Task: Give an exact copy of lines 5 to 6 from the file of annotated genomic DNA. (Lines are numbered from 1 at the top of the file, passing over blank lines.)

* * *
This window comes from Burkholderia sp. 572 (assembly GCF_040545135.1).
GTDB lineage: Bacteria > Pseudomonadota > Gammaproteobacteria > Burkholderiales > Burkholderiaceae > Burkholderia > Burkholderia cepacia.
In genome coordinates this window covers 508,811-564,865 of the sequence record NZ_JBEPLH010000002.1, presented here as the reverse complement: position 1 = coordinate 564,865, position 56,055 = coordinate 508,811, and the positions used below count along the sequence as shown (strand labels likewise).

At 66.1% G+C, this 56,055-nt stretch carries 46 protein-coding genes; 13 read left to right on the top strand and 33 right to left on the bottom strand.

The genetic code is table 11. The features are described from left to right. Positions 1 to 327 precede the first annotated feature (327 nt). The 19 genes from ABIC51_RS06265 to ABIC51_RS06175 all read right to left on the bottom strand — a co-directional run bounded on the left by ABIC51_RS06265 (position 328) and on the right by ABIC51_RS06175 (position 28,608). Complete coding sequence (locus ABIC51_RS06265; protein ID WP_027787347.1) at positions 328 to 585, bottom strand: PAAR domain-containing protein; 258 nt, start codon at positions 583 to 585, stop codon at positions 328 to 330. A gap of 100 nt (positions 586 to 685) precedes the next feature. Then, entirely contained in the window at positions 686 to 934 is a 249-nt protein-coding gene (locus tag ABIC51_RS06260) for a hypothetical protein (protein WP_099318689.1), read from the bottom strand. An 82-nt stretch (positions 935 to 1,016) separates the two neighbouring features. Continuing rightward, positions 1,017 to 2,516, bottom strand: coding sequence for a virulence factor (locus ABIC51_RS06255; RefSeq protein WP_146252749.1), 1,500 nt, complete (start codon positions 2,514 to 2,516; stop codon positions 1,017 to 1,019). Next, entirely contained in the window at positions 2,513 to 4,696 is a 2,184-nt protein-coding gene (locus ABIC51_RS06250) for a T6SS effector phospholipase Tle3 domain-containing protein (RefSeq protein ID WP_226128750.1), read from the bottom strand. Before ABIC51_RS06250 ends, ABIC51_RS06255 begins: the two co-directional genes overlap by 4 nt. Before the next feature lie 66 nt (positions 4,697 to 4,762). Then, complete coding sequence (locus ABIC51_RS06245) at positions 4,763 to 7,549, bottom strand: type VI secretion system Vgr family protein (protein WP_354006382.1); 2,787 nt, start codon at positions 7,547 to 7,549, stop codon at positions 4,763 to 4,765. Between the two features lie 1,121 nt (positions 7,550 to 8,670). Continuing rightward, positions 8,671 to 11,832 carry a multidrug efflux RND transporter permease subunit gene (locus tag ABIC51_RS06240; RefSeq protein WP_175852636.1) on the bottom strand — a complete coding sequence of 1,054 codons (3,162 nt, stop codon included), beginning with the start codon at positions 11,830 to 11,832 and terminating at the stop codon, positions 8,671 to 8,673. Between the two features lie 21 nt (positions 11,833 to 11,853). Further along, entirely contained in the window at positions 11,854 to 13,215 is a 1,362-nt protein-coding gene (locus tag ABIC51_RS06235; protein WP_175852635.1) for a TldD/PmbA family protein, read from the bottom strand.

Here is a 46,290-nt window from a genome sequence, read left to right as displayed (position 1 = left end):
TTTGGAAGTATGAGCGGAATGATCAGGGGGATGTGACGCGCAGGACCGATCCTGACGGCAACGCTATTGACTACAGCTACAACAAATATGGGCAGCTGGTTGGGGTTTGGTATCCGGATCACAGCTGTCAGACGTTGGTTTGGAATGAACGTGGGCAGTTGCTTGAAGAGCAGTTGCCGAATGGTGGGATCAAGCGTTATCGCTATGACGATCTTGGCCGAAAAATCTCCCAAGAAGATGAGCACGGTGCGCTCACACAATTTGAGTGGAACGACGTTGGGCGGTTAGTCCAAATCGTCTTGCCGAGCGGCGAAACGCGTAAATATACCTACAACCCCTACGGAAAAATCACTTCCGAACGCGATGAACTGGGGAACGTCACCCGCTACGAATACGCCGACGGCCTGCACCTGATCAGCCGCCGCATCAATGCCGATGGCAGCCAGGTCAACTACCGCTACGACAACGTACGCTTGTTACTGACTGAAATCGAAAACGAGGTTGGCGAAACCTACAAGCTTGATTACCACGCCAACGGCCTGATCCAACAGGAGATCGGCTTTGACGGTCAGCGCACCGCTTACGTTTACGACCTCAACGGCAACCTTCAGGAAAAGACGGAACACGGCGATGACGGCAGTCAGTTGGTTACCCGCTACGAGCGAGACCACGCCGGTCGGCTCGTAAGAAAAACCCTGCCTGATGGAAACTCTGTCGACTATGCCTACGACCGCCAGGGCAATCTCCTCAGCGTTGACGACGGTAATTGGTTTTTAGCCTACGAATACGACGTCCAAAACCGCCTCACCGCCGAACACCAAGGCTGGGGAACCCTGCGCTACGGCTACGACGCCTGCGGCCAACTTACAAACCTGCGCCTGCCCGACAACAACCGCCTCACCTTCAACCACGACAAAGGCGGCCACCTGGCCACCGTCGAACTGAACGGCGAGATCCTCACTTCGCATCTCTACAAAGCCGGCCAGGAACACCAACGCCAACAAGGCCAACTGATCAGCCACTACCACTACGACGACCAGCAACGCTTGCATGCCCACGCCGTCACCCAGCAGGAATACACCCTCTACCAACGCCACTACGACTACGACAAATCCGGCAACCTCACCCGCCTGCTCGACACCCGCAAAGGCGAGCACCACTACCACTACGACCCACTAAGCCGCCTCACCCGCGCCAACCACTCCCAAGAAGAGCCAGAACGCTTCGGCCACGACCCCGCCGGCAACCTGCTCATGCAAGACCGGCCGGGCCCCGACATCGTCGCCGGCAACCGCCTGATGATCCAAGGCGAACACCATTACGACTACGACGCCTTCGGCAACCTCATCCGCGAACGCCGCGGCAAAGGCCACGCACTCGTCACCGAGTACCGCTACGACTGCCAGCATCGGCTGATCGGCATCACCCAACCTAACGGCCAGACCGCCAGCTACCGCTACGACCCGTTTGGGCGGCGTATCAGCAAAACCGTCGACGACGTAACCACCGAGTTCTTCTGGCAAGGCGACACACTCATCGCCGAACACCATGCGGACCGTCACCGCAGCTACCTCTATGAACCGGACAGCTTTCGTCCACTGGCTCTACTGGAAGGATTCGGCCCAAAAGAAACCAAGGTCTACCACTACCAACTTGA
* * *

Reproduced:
The genetic code is table 11. The features are described from left to right. Positions 1 to 327 precede the first annotated feature (327 nt). The 19 genes from ABIC51_RS06265 to ABIC51_RS06175 all read right to left on the bottom strand — a co-directional run bounded on the left by ABIC51_RS06265 (position 328) and on the right by ABIC51_RS06175 (position 28,608). Complete coding sequence (locus ABIC51_RS06265; protein ID WP_027787347.1) at positions 328 to 585, bottom strand: PAAR domain-containing protein; 258 nt, start codon at positions 583 to 585, stop codon at positions 328 to 330. A gap of 100 nt (positions 586 to 685) precedes the next feature. Then, entirely contained in the window at positions 686 to 934 is a 249-nt protein-coding gene (locus tag ABIC51_RS06260) for a hypothetical protein (protein WP_099318689.1), read from the bottom strand. An 82-nt stretch (positions 935 to 1,016) separates the two neighbouring features. Continuing rightward, positions 1,017 to 2,516, bottom strand: coding sequence for a virulence factor (locus ABIC51_RS06255; RefSeq protein WP_146252749.1), 1,500 nt, complete (start codon positions 2,514 to 2,516; stop codon positions 1,017 to 1,019). Next, entirely contained in the window at positions 2,513 to 4,696 is a 2,184-nt protein-coding gene (locus ABIC51_RS06250) for a T6SS effector phospholipase Tle3 domain-containing protein (RefSeq protein ID WP_226128750.1), read from the bottom strand. Before ABIC51_RS06250 ends, ABIC51_RS06255 begins: the two co-directional genes overlap by 4 nt. Before the next feature lie 66 nt (positions 4,697 to 4,762). Then, complete coding sequence (locus ABIC51_RS06245) at positions 4,763 to 7,549, bottom strand: type VI secretion system Vgr family protein (protein WP_354006382.1); 2,787 nt, start codon at positions 7,547 to 7,549, stop codon at positions 4,763 to 4,765. Between the two features lie 1,121 nt (positions 7,550 to 8,670). Continuing rightward, positions 8,671 to 11,832 carry a multidrug efflux RND transporter permease subunit gene (locus tag ABIC51_RS06240; RefSeq protein WP_175852636.1) on the bottom strand — a complete coding sequence of 1,054 codons (3,162 nt, stop codon included), beginning with the start codon at positions 11,830 to 11,832 and terminating at the stop codon, positions 8,671 to 8,673. Between the two features lie 21 nt (positions 11,833 to 11,853). Further along, entirely contained in the window at positions 11,854 to 13,215 is a 1,362-nt protein-coding gene (locus tag ABIC51_RS06235; protein WP_175852635.1) for a TldD/PmbA family protein, read from the bottom strand.

Here is a 46,290-nt window from a genome sequence, read left to right as displayed (position 1 = left end):